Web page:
So, yes, one federal judge, who accurately read the Fourth Amendment and took literally its guarantee that citizens are “secure in the papers and effects” from unjustified government prying, found the NSA’s blanket surveillance unconstitutional. Another federal judge, however, did not.

But how? Aren’t all federal judges cut from the same cloth?

Hardly. Remember, federal judges are nominated to the bench by very partisan presidents; Republicans tend to nominate constitutionalists, while Democrats – tend not to. The first ruling came “in the case Klayman v. Obama, U.S. District Judge Richard J. Leon granted a request for an injunction that blocked the collection of the phone data of conservative legal activist Larry Klayman,” the Post reported. “Klayman brought his lawsuit against the president with a co-plaintiff, Charles Strange, the father of Michael J. Strange, a slain Navy cryptologic technician who was killed with a SEAL team in a helicopter crash in Afghanistan.” Leon was appointed to the U.S. District Court in Washington in 2002 by President George W. Bush.

Two judges, two rulings, two political perspectives

The second ruling, a 53-page opinion issued by U.S. District Judge William H. Pauley III, said the NSA program is the federal government’s “counter-punch” to al-Qaeda, even though the issue is the agency’s blanket collection of Americans’ phone records, and as such does not constitute a Fourth Amendment violation. Pauley was appointed to the bench in 1998 by President Bill Clinton.

“The government learned from its mistake and adapted to confront a new enemy: a terror network capable of orchestrating attacks across the world,” Pauley wrote, noting that wider use of U.S. spy capabilities might have prevented the 9/11 attacks. “It launched a number of counter-measures, including a bulk telephony metadata collection program – a wide net that could find and isolate gossamer contacts among suspected terrorists in an ocean of seemingly disconnected data.”

He added: “This blunt tool only works because it collects everything.”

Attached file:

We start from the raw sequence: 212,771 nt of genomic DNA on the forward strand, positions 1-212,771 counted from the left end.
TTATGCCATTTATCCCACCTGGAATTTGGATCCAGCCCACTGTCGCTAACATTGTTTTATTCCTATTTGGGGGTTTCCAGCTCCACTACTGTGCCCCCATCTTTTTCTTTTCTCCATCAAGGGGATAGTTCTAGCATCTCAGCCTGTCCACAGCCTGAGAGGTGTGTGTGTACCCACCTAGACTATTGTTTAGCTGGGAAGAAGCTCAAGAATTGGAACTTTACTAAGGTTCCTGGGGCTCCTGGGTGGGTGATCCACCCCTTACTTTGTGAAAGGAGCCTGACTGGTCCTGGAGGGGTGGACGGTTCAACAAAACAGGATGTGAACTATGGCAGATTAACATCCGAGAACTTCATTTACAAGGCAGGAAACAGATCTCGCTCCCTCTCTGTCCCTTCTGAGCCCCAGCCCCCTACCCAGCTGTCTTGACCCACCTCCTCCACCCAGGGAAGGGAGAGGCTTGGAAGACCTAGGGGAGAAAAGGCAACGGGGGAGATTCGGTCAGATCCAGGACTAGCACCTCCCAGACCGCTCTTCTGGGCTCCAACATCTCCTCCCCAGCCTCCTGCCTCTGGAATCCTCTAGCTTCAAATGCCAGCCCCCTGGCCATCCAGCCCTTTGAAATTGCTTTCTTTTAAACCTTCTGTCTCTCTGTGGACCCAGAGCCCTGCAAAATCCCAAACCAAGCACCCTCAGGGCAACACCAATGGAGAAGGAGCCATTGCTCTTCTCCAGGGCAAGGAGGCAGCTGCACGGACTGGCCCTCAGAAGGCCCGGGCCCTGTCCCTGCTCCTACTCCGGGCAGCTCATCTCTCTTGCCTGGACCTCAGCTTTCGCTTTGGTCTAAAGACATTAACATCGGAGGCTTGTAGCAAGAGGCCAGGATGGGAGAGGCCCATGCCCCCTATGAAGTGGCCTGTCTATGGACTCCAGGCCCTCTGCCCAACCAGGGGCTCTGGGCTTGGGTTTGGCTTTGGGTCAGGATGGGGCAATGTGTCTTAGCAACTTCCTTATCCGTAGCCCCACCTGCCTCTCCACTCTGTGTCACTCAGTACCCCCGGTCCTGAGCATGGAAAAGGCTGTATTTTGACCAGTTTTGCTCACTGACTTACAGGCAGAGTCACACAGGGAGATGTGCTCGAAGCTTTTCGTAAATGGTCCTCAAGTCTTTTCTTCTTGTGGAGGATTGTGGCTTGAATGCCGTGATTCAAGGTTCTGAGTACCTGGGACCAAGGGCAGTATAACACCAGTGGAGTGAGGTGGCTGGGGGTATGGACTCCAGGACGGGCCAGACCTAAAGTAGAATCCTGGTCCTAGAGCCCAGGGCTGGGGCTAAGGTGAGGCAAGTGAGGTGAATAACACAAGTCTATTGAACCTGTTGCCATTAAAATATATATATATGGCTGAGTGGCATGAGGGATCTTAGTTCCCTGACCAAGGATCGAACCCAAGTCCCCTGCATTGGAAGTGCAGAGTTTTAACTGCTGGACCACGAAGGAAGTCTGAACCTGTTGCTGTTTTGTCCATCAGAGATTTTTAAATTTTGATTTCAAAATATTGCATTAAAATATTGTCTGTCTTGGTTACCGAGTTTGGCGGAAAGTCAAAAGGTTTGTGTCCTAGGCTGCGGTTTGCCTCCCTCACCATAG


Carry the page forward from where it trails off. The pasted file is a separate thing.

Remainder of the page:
Following Pauley’s ruling, Justice Department spokesman Peter Carr said the government is “pleased the court found the NSA’s bulk telephony metadata collection program to be lawful.”

The ACLU, not so much.

“We are extremely disappointed with this decision, which misinterprets the relevant statutes, understates the privacy implications of the government’s surveillance and misapplies a narrow and outdated precedent to read away core constitutional protections,” said Jameel Jaffer, an ACLU deputy legal director. She added that the ACLU will appeal.

So much for the Constitution

The legal group filed its initial suit on June 11, just a few days after the data collection program was outed by Britain’s Guardian newspaper, which based its report on classified information passed to it by Edward Snowden, an NSA analyst-turned-whistleblower.

More from the Post:

The NSA program collects records of the numbers that Americans call and the duration of those calls, but not content. Civil liberties advocates have argued that the collection and storage of that data represent a violation of Americans’ right to privacy.

The government has based its legal justification for the program on a 1979 case, Smith v. Maryland, in which the Supreme Court found Americans have no expectation of privacy in the telephone metadata that companies hold as business records and ruled that a warrant is not required to obtain such information.

How this complies with the very plain language of the Constitution is, of course, difficult to fathom, but when your government has long since grown weary of justifying its every move – and has stacked enough of the Judicial Branch to generally get its way – such rulings should not surprise us anymore.

But they should make us angry enough to vote.




Would Be Street Robber Ends Up Being Shot in Head, Chest, Arms and Legs by His Victim

Things didn’t go the way Patrick Davis planned when he attempted to rob two friends who were walking through the College Hill neighborhood in St. Louis, MO.

According to media reports, Davis approached the two men and demanded money.

A struggle ensued. During the struggle, one of the victims drew a handgun and shot Davis in the face, chest, arms and legs.

Davis was dropped off at an area hospital by two unidentified individuals.

Police quickly commented David with the robbery attempt which was called in shortly before Davis arrived at the hospital.

Davis was declared dead upon arrival to the hospital.

The identities of the victims have not been released. It is also unknown if the men who dropped Davis off at the hospital were connected to the crime in any way.